Project dates: 01/02/2013 - Ongoing
This project aims to takes advantage of an increasingly richer set of data to explore many important motives such as national patriotism, political partisanship, religious faith, moral principle, love, hate, and survival.
Why is this important?
The impact of new and sophisticated methods in the study of the past allows a better exploration of human nature from a behavioural economics perspective, combining historical problems with advanced statistical analysis using controlled settings for such natural experiments. This project takes advantage of an increasingly richer set of data to explore many important motives such as national patriotism, political partisanship, religious faith, moral principle, love, hate, and survival. A current project may help clarify what is possible. We are currently exploring whether religious ideology explains effort expenditure decisions in salient settings. For that, we analyse a novel dataset of over 16,000 WWII soldiers from the German military archives and show that, consistent with Max Weber’s proposition, Protestant soldiers expend more effort than Catholics, receiving more military decorations and promotions and sustaining more injuries. We rule out differences in commitment to the Nazi ideology and discrimination against Catholic soldiers as key alternate explanations. The rich nature of our dataset allows us to control for a wide range of covariates, which account for only half of the effect size. Our results are confirmed in instrumental variable regressions exploiting the distance between soldier birthplaces and Wittenberg, where Martin Luther initiated the Reformation, as a source of exogenous variation in the exposure to Protestantism. We find evidence of cultural spillovers, as Catholics from historically Protestant districts exert more effort than Catholics from Catholic districts, and of convergence at the top, as differences are smaller among top performers and insignificant among the most fanatical Nazi group of all, the Waffen-SS.
What we are doing
The key advantage of our study, in comparison with existing work, is that the salient setting allows us to observe behaviour that is more closely related to preferences for work. A central difficulty with the question of whether religious denomination affects preferences for work is that the econometrician does not observe preferences directly. Our setting allows us to observe behaviour that is more closely related to preferences, since incentives to shirk at wartime are extremely high. Put simply, if Protestantism has any ‘bite’ on work effort, we are much more likely to observe its effects in a setting where effort has very serious consequences, as is the case for the soldiers in our dataset. In addition to the above literature on the Protestant work ethic hypothesis, our work is related to other strands of research such as investigation of the role of religion, and of culture more broadly, in shaping economic outcomes or the growing literature on the economics of awards – all of which is linked to the other projects. Awards are widely used in all arenas of society, from the army, to the arts, media, and fashion; sports, religion, voluntary and humanitarian sectors; academia and the business world. The core of the cliometrics project is an investigation that goes beyond people’s daily interactions in families, neighbourhoods, or work groups. This differs from the sociometrics project, as these behaviours offer only limited understanding of human or cultural values in extreme situations. Most social science studies seek to capture behaviour under “normal” conditions and thus provide no clear evidence on how or whether their results would apply in extreme or difficult environments. Thus, this project extends on recent work that we have conducted that explores decision-making under stress. A key advantage of exploring life-and-death situations is that preferences are clearly revealed.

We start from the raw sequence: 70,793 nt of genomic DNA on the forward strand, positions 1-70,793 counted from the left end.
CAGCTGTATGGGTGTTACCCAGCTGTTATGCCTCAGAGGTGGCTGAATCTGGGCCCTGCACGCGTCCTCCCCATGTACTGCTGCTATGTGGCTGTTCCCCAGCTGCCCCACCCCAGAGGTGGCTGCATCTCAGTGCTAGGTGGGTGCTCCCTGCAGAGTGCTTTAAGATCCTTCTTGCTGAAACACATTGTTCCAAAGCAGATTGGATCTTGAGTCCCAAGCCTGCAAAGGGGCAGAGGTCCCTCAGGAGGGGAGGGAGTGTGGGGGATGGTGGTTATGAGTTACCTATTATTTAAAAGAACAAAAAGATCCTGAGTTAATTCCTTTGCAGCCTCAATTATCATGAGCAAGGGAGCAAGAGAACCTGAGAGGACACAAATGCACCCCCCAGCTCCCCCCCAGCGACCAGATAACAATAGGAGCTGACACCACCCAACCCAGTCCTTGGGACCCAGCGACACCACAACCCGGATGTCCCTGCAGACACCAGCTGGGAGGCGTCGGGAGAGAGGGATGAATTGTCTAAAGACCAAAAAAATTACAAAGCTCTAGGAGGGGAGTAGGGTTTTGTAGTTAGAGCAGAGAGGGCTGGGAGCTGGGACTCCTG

For more information about this project please email firstname.lastname@example.org
Other Team Members
- Lionel Page
- Rebecca Morton
- Daniel Muller
- Markus Schaffner
- Marco Portmann
- Gigi Foster
- Christopher Schaltegger
- Skali, Ahmed, Stadelmann, David, Torgler, Benno (2021) Trust in government in times of crisis: A quasi-experiment during the two world wars Journal of Comparative Economics, 49 (2), pp.277-289.
- Savage, David, Chan, Ho Fai, Moy, Naomi, Schaffner, Markus, Torgler, Benno (2020) Personality and individual characteristics as indicators of lifetime climbing success among Everest mountaineers Personality and Individual Differences, 162, pp.Article number: 110044.
- Torgler, Benno, Stadelmann, David, Portmann, Marco (2020) Church Voting Recommendations, Voter Preferences, and Political Decisions Journal for the Scientific Study of Religion, 59 (3), pp.455-475.
- Torgler, Benno, Foster, Gigi (2019) Opportunities and challenges of portable biological, social, and behavioral sensing systems for the social sciences Biophysical Measurement in Experimental Social Science Research: Theory and Practice, pp.197-224.
- Morton, Rebecca, Muller, Daniel, Page, Lionel, Torgler, Benno (2015) Exit polls, turnout, and bandwagon voting: Evidence from a natural experiment European Economic Review, 77, pp.65-81.
- Page, Lionel, Savage, David, Torgler, Benno (2014) Variation in risk seeking behaviour following large losses: A natural experiment European Economic Review, 71, pp.121-131.
- Torgler, Benno, Schaltegger, Christoph (2014) Suicide and religion: New evidence on the differences between Protestantism and Catholicism Journal for the Scientific Study of Religion, 53 (2), pp.316-340.
- Stadelmann, David, Torgler, Benno (2013) Bounded rationality and voting decisions over 160 years: Voter behavior and increasing complexity in decision-making PLoS One, 8 (12), pp.1-8.